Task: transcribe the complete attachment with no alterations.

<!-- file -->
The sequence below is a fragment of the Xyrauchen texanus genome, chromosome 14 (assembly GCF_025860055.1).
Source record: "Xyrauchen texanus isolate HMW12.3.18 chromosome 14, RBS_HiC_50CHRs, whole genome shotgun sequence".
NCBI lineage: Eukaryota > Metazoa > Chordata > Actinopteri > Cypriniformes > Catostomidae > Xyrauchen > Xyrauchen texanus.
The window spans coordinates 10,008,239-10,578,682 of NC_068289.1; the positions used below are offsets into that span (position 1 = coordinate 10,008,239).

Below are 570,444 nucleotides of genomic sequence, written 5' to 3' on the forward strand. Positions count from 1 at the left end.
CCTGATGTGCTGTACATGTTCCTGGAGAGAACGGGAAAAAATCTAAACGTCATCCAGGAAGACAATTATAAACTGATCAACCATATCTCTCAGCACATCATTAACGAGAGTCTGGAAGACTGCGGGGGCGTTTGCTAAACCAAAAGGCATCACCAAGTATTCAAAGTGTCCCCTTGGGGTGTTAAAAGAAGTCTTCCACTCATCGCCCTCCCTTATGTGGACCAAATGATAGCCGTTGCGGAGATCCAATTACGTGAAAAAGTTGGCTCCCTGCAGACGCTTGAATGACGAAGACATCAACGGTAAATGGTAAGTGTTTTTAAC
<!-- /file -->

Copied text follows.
The sequence below is a fragment of the Xyrauchen texanus genome, chromosome 14 (assembly GCF_025860055.1).
Source record: "Xyrauchen texanus isolate HMW12.3.18 chromosome 14, RBS_HiC_50CHRs, whole genome shotgun sequence".
NCBI lineage: Eukaryota > Metazoa > Chordata > Actinopteri > Cypriniformes > Catostomidae > Xyrauchen > Xyrauchen texanus.
The window spans coordinates 10,008,239-10,578,682 of NC_068289.1; the positions used below are offsets into that span (position 1 = coordinate 10,008,239).

Below are 570,444 nucleotides of genomic sequence, written 5' to 3' on the forward strand. Positions count from 1 at the left end.
CCTGATGTGCTGTACATGTTCCTGGAGAGAACGGGAAAAAATCTAAACGTCATCCAGGAAGACAATTATAAACTGATCAACCATATCTCTCAGCACATCATTAACGAGAGTCTGGAAGACTGCGGGGGCGTTTGCTAAACCAAAAGGCATCACCAAGTATTCAAAGTGTCCCCTTGGGGTGTTAAAAGAAGTCTTCCACTCATCGCCCTCCCTTATGTGGACCAAATGATAGCCGTTGCGGAGATCCAATTACGTGAAAAAGTTGGCTCCCTGCAGACGCTTGAATGACGAAGACATCAACGGTAAATGGTAAGTGTTTTTAAC